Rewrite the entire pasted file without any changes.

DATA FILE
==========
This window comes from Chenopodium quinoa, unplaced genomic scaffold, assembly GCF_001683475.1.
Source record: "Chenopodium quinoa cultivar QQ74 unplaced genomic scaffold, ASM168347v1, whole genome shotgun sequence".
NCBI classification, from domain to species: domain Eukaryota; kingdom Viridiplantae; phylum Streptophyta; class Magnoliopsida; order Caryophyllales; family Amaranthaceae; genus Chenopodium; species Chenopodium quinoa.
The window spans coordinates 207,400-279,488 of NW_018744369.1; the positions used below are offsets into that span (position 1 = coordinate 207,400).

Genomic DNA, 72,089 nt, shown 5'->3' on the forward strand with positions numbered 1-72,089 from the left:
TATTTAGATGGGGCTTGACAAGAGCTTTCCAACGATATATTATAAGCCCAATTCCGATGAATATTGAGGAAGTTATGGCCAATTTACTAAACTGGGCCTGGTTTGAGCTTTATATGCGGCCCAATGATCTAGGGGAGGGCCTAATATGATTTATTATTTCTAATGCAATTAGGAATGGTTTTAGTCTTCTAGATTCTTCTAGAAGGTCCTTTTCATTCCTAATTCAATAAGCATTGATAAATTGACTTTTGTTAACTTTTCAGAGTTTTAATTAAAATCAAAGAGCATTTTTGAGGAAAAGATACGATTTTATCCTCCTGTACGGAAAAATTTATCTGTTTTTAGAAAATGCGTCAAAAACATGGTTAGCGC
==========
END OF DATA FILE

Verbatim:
This window comes from Chenopodium quinoa, unplaced genomic scaffold, assembly GCF_001683475.1.
Source record: "Chenopodium quinoa cultivar QQ74 unplaced genomic scaffold, ASM168347v1, whole genome shotgun sequence".
NCBI classification, from domain to species: domain Eukaryota; kingdom Viridiplantae; phylum Streptophyta; class Magnoliopsida; order Caryophyllales; family Amaranthaceae; genus Chenopodium; species Chenopodium quinoa.
The window spans coordinates 207,400-279,488 of NW_018744369.1; the positions used below are offsets into that span (position 1 = coordinate 207,400).

Genomic DNA, 72,089 nt, shown 5'->3' on the forward strand with positions numbered 1-72,089 from the left:
TATTTAGATGGGGCTTGACAAGAGCTTTCCAACGATATATTATAAGCCCAATTCCGATGAATATTGAGGAAGTTATGGCCAATTTACTAAACTGGGCCTGGTTTGAGCTTTATATGCGGCCCAATGATCTAGGGGAGGGCCTAATATGATTTATTATTTCTAATGCAATTAGGAATGGTTTTAGTCTTCTAGATTCTTCTAGAAGGTCCTTTTCATTCCTAATTCAATAAGCATTGATAAATTGACTTTTGTTAACTTTTCAGAGTTTTAATTAAAATCAAAGAGCATTTTTGAGGAAAAGATACGATTTTATCCTCCTGTACGGAAAAATTTATCTGTTTTTAGAAAATGCGTCAAAAACATGGTTAGCGC